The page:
Team-working, partnership, quality circles, works councils, industrial democracy–are they distinct and innovative arrangements or is it a case of new wine in old bottles? In the post-war period we have seen numerous forms of organizational participation sometimes as experiments, sometimes as negotiated expediency, and sometimes as hype. Different ideas have emerged from different parts of the world, in different industries, at different times with different objectives. In this book, four experienced international analysts take the longer view and look at the changing forms of–and changing debates around–organizational participation. They review an extensive literature of experiments and practical experiences through a critical evaluation of the available data to reach balanced conclusions about the importance and utility of this concept for organizations now and in the future.
Mullgan, Geoff. “Cultivating the other Invisible Hand of Social Entrepreneurship: Comparative Advantage, Public Policy and Future Research.” Pp. 74-95 in Social Entrepreneurship: New Models of Sustainable Social Change. New York: Oxford University Press.
This study examines “Social Entrepreneurship,” a term that has come to be applied to the activities of grass-roots activists, NGOs, policy makers, international institutions, and corporations, amongst others, which address a range of social issues in innovative and creative way.
Pearce, Jenny. 2010. “Introduction”. Pp.1-33 in Participation and Democracy in the Twenty-First Century. London: Palgrave.
This book uses recent experience in participatory innovations at the city level to explore the practice of participation. Taking examples from Latin America, which are closer to participatory democracy, and the UK, which are closer to participatory governance, it argues the case for revitalizing democracy and quality of life through participation.
Ruzza, Carlo. 2004. “Introduction.” Pp. 1-26 in Europe and Civil Society: Movement Coalitions and European Governance. Manchester and New York: Manchester University Press.
Europe and Civil Society provides an in-depth examination of how public interest groups and social movements seek to influence the European policy-making process. The book is based on a comparison of the role of networks of activists and their allies–broadly defined as Movement Advocacy Coalitions–in influencing decision-making at the European Union level in three specific areas of policy-making: environmentalism, anti-racism and ethno-nationalist regionalism. It draws on systematic documentary analysis and an extensive series of interviews with activists and institutional actors to examine the role of public interest organizations in these three areas. This focus reflects topical societal concerns and facilitates new insights into the study of European policy-making, political sociology, and social movement research.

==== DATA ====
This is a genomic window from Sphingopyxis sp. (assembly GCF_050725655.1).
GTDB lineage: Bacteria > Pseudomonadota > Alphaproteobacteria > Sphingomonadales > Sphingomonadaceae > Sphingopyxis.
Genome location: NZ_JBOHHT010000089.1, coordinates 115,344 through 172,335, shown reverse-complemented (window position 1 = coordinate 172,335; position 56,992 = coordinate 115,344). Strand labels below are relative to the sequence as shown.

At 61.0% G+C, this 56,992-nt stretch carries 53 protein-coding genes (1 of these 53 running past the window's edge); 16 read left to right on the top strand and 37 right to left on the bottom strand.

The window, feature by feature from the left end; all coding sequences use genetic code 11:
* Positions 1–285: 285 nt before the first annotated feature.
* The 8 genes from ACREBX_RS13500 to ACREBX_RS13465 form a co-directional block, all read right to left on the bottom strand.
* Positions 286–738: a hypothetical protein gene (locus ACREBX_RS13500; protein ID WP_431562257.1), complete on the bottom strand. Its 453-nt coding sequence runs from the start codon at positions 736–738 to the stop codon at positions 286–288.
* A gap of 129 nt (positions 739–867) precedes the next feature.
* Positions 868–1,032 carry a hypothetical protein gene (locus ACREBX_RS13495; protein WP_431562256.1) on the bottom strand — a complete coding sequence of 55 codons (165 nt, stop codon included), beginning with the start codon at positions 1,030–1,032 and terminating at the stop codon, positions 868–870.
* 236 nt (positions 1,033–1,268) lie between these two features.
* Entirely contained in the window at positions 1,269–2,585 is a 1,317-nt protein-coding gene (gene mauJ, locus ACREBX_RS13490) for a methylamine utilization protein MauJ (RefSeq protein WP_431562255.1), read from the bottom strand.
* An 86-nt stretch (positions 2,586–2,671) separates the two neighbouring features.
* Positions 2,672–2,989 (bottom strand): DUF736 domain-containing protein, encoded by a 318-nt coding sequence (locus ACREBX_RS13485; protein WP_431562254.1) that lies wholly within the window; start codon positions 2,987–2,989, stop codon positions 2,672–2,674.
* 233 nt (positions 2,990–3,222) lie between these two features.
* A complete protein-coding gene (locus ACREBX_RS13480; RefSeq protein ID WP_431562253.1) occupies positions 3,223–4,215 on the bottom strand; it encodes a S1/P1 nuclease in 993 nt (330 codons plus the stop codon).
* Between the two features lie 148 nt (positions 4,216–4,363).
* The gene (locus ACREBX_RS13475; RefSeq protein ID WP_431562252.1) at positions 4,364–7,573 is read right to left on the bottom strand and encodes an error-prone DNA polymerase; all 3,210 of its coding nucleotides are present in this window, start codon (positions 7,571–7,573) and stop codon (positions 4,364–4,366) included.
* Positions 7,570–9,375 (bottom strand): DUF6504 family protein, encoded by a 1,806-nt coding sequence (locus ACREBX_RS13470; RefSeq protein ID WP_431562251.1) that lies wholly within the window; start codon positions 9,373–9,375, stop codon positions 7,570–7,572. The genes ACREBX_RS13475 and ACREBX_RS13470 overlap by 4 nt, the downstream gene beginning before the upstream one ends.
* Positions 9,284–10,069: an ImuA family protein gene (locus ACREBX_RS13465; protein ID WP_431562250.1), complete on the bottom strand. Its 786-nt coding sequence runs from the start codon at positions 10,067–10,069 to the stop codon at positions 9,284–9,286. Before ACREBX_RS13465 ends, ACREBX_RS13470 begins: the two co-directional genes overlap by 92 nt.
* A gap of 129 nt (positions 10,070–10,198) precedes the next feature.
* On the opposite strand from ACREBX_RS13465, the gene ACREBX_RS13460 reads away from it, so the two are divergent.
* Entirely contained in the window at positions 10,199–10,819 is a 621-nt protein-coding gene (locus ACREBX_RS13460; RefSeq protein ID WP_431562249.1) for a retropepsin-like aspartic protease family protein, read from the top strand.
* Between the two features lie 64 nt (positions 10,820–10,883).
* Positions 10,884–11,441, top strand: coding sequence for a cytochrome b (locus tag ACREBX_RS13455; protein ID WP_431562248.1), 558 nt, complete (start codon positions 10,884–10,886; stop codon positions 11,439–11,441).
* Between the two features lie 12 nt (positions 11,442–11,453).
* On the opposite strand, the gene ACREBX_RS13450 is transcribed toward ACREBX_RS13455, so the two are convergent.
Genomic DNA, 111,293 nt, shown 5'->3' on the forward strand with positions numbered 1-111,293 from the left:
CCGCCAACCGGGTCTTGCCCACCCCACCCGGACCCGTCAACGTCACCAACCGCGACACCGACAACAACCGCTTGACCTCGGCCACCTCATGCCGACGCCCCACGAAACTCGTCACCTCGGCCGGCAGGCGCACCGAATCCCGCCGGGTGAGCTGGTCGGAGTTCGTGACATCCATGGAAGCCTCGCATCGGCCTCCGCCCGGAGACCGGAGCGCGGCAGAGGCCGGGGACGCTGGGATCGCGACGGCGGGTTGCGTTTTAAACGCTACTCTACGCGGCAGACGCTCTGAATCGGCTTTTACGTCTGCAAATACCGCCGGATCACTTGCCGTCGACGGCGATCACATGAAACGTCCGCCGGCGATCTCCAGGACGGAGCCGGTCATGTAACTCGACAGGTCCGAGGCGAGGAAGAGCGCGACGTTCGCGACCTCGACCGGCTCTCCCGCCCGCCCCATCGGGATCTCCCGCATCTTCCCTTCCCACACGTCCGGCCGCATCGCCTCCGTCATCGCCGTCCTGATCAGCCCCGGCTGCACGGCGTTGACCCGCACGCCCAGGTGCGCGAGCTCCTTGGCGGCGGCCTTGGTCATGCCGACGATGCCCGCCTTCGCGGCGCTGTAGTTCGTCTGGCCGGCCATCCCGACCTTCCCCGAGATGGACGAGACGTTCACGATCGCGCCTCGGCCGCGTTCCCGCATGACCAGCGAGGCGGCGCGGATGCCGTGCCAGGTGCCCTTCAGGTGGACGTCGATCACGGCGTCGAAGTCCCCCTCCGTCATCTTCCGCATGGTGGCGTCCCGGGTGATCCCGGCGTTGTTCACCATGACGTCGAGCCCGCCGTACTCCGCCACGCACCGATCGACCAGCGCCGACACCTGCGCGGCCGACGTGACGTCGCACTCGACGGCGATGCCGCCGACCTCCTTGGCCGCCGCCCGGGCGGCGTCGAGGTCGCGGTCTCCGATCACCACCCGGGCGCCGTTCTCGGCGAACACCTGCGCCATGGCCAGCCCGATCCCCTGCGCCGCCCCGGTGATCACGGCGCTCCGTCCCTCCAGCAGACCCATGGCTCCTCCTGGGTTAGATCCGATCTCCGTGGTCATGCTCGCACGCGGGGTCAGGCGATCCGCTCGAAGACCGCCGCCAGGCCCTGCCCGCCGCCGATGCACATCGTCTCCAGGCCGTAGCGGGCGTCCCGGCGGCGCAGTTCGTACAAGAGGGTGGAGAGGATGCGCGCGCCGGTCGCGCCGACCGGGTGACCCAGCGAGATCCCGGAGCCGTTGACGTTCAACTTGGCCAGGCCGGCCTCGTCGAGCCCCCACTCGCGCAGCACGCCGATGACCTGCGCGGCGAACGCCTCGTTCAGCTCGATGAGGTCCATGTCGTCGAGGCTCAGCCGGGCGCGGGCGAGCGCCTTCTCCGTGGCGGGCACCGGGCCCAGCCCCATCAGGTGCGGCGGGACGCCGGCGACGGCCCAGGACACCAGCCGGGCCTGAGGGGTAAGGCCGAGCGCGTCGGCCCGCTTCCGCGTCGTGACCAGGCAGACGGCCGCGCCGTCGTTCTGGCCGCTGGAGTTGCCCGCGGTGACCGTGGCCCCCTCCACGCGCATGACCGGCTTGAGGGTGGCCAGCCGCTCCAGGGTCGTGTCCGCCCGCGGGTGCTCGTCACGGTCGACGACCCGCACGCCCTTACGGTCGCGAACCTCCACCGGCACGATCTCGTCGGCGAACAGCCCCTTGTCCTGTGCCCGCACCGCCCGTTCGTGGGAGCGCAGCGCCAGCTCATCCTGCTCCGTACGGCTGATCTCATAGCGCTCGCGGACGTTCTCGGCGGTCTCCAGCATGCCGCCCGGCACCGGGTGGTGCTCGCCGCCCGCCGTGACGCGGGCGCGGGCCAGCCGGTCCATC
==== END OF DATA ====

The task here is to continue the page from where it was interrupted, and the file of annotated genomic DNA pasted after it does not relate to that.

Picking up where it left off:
Torfing, Jacob. 2007. “Introduction.” Pp. 1-22 Democratic Network Governance in Europe. London: Palgrave.
In Northern and Western Europe, and within the European Union, governance networks are increasingly conceived as an efficient and legitimate way of formulating and implementing public policy in a complex, differentiated and multilayered world. Democratic Network Governance in Europe aims to assess the recent experiences with governance in and through interactive networks at local, national and transnational levels.
Vailancourt ,Yves. 2009. “The Social Economy in the Co-Construction of Public Policy.” Annals of Public and Cooperative Economics 80(2): 275-313.
In this paper, I focus on the contribution of the social economy to the democratization of the State and of public policy by making use of the distinction between the concepts of co-production and co-construction. In part one, I clarify the meanings given to various concepts. In particular, I pay attention to the idea of a co-production of public policy. This concept relates to the organizational dimension of policy and enables a contextualization of the participation of both civil society stakeholders and market forces in the implementation of services to the public. In part two, I discuss the concept of co-construction that relates to the institutional dimension of public policy and enables an analysis of how both civil society stakeholders and market forces are defining public policies. While the co-construction of public policy can produce various types of outcomes, I favor a solidarity-based model in which the State is open to forms of governance inclusive of the contributions of civil society stakeholders and market forces. This type of co-construction is fitting with a concern for the general interest and is ready to use the resources of the social economy. In part three, I review the housing policy case study in Canada and Quebec during the last twenty years.